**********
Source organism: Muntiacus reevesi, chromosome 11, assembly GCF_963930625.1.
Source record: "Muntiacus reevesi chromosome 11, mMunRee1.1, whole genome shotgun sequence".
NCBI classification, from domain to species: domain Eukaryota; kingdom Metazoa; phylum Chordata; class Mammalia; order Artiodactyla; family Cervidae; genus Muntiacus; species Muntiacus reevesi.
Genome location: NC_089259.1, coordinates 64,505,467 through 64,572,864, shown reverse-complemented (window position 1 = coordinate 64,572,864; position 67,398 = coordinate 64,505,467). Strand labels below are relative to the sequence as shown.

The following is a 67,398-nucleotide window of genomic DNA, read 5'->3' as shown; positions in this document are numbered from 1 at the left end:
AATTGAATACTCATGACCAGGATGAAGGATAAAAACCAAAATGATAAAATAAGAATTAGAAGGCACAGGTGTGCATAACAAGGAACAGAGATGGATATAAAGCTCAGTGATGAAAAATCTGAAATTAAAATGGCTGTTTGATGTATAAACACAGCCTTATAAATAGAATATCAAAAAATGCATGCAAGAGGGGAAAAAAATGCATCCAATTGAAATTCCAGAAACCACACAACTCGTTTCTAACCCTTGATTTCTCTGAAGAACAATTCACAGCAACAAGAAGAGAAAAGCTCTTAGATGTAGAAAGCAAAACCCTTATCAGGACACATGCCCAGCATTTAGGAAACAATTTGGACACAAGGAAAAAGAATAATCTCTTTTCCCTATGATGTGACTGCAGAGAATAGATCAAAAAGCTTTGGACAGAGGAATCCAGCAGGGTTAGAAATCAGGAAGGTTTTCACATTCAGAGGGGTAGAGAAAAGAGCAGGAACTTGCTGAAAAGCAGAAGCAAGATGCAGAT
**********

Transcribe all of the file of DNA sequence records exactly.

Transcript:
Source organism: Muntiacus reevesi, chromosome 11, assembly GCF_963930625.1.
Source record: "Muntiacus reevesi chromosome 11, mMunRee1.1, whole genome shotgun sequence".
NCBI classification, from domain to species: domain Eukaryota; kingdom Metazoa; phylum Chordata; class Mammalia; order Artiodactyla; family Cervidae; genus Muntiacus; species Muntiacus reevesi.
Genome location: NC_089259.1, coordinates 64,505,467 through 64,572,864, shown reverse-complemented (window position 1 = coordinate 64,572,864; position 67,398 = coordinate 64,505,467). Strand labels below are relative to the sequence as shown.

The following is a 67,398-nucleotide window of genomic DNA, read 5'->3' as shown; positions in this document are numbered from 1 at the left end:
AATTGAATACTCATGACCAGGATGAAGGATAAAAACCAAAATGATAAAATAAGAATTAGAAGGCACAGGTGTGCATAACAAGGAACAGAGATGGATATAAAGCTCAGTGATGAAAAATCTGAAATTAAAATGGCTGTTTGATGTATAAACACAGCCTTATAAATAGAATATCAAAAAATGCATGCAAGAGGGGAAAAAAATGCATCCAATTGAAATTCCAGAAACCACACAACTCGTTTCTAACCCTTGATTTCTCTGAAGAACAATTCACAGCAACAAGAAGAGAAAAGCTCTTAGATGTAGAAAGCAAAACCCTTATCAGGACACATGCCCAGCATTTAGGAAACAATTTGGACACAAGGAAAAAGAATAATCTCTTTTCCCTATGATGTGACTGCAGAGAATAGATCAAAAAGCTTTGGACAGAGGAATCCAGCAGGGTTAGAAATCAGGAAGGTTTTCACATTCAGAGGGGTAGAGAAAAGAGCAGGAACTTGCTGAAAAGCAGAAGCAAGATGCAGAT